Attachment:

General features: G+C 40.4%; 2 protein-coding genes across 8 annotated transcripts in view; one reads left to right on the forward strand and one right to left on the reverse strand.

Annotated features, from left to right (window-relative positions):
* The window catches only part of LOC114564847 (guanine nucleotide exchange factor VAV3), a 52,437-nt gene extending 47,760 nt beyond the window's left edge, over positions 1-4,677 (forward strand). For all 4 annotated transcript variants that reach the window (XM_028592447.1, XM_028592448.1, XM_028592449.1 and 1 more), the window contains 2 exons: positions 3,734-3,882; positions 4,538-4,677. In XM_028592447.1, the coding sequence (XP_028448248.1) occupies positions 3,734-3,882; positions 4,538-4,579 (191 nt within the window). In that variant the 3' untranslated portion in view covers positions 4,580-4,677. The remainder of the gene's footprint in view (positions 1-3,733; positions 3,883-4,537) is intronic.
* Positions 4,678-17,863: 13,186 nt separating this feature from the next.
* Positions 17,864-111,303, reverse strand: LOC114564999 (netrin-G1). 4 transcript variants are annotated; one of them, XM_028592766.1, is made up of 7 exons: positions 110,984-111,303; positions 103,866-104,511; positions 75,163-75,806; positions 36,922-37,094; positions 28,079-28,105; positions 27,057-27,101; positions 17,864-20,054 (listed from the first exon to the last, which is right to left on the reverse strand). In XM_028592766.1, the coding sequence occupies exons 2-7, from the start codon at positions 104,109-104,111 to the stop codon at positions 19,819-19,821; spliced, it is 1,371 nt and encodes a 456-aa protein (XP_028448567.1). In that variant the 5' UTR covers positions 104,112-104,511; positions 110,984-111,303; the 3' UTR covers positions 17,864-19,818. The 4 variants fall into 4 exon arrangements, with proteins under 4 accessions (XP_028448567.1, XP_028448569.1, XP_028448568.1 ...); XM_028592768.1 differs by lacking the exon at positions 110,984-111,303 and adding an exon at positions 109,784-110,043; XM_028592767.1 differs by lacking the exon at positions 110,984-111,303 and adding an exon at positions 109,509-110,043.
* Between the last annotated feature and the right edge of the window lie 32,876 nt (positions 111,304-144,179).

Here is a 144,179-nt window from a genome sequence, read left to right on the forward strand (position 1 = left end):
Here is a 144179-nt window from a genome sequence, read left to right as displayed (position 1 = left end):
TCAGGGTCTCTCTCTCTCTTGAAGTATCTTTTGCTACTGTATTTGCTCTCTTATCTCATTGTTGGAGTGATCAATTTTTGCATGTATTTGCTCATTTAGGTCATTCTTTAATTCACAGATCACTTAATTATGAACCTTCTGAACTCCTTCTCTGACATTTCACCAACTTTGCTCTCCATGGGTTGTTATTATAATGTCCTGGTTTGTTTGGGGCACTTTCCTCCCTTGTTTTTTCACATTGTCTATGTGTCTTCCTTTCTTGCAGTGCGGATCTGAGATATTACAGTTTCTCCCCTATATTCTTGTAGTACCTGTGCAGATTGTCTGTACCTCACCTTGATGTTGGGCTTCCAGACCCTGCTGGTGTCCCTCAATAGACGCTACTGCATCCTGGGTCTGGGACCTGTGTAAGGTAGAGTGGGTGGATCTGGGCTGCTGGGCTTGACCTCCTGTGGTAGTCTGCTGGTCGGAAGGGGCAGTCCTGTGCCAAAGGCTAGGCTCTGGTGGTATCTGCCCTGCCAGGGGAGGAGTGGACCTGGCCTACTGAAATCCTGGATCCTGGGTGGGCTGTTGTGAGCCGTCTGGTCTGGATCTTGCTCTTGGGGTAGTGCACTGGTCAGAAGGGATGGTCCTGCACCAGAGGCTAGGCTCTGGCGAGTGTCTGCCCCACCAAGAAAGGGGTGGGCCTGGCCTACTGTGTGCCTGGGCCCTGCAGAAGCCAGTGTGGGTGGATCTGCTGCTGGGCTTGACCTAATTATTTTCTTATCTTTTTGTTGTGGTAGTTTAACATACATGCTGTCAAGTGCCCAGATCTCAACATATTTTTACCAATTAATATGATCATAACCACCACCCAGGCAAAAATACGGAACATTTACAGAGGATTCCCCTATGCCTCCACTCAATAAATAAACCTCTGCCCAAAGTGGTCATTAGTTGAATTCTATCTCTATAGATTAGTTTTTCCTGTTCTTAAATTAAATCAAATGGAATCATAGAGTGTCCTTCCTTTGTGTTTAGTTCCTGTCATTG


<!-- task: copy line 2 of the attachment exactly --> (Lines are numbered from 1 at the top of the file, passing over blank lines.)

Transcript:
Annotated features, from left to right (window-relative positions):